What are the limits of "anguish and loss"? wonders Wanda Nakatani, one of four girlfriends whom Valerie Miner portrays in her engrossing novel, "All Good Women." In this story spanning 1938 to 1950, the quartet bravely grapple with such questions while the exigencies and upheavals of war transform them into resilient, introspective women.
Miner, a teacher at the University of California at Berkeley, begins by showing Wanda, Moira Finlayson, Ann Rose, and Teresa (Teddy) Fielding as students in typing class at a San Francisco business school. Outwardly, they seem poised and untroubled, but each has already experienced tragedy.
Ann's father cruelly eliminated every trace of Jewishness from the Rose household, thus forcing his wife into "confusion, grief, and rage" before mental illness ruined her. In addition, Ann still mourns for her dear friend, Carol, who was found in a bathtub with her wrists slit. Wanda's father committed suicide after the FBI persecuted him simply for being Japanese. During her infancy, Moira's father died of tuberculosis. Teddy's family came to California from the Oklahoma dust bowl, where Depression-era hardships nearly destroyed them.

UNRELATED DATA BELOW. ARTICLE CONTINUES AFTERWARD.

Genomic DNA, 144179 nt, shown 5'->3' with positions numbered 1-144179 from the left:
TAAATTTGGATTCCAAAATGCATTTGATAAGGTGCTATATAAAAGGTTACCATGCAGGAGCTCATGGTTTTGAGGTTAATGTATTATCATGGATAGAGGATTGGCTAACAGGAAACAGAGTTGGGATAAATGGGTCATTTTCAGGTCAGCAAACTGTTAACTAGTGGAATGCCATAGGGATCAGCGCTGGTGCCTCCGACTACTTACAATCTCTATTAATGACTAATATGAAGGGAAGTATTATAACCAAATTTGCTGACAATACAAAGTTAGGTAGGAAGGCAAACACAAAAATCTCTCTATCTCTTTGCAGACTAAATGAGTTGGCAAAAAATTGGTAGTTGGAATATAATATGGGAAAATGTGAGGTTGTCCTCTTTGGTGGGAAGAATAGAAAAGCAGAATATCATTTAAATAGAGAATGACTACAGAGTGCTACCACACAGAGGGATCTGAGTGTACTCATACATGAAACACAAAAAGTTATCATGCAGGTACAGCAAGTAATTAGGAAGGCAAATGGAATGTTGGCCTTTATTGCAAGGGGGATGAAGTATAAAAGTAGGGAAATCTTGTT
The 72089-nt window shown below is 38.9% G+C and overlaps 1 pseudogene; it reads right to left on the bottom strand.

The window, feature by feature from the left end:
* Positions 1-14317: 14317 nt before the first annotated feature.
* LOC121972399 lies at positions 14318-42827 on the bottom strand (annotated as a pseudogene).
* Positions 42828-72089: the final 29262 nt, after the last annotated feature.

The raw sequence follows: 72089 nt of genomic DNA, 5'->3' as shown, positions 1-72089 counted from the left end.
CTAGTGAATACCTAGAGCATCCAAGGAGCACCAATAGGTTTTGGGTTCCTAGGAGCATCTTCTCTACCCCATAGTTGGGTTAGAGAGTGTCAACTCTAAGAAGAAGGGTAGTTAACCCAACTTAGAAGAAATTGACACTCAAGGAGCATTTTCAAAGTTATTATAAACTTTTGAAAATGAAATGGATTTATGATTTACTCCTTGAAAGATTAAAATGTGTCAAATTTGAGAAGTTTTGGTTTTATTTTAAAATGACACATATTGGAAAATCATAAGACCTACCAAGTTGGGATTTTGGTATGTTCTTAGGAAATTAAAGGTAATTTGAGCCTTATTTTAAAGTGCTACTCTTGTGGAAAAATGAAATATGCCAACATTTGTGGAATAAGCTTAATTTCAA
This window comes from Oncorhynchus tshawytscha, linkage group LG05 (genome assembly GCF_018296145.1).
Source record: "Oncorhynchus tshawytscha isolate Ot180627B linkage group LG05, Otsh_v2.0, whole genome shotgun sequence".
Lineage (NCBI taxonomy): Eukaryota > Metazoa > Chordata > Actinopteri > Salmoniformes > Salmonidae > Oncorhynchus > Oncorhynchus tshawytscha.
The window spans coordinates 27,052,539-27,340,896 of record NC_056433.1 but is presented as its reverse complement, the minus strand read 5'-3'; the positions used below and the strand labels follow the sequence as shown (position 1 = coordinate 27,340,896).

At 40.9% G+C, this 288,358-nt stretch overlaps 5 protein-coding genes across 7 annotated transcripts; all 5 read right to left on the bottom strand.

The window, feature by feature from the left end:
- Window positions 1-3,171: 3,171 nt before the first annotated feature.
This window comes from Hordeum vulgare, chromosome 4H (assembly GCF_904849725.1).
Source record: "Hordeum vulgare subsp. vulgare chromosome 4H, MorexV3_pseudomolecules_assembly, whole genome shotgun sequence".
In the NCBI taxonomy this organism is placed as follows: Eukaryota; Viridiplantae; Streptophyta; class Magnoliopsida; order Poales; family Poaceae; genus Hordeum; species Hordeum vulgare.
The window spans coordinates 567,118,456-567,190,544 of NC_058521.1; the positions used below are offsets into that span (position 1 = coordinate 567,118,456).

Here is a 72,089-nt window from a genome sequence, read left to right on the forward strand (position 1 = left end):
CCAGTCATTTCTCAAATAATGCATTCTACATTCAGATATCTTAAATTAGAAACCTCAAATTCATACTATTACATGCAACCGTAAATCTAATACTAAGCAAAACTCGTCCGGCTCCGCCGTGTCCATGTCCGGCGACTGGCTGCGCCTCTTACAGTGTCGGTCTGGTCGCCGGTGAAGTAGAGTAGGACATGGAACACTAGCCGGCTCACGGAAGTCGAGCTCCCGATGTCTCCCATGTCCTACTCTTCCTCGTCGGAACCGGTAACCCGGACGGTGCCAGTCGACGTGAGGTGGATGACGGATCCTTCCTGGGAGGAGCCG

The rapport among these girls deepens, so they decide to share a house. The Pearl Harbor bombing stuns them all, especially Wanda, who must endure compulsory resettlement in Arizona along with thousands of Japanese-Americans, including her mother and two siblings. Even when family responsibilities overwhelm Wanda, dreams of being a crusading journalist linger in her mind.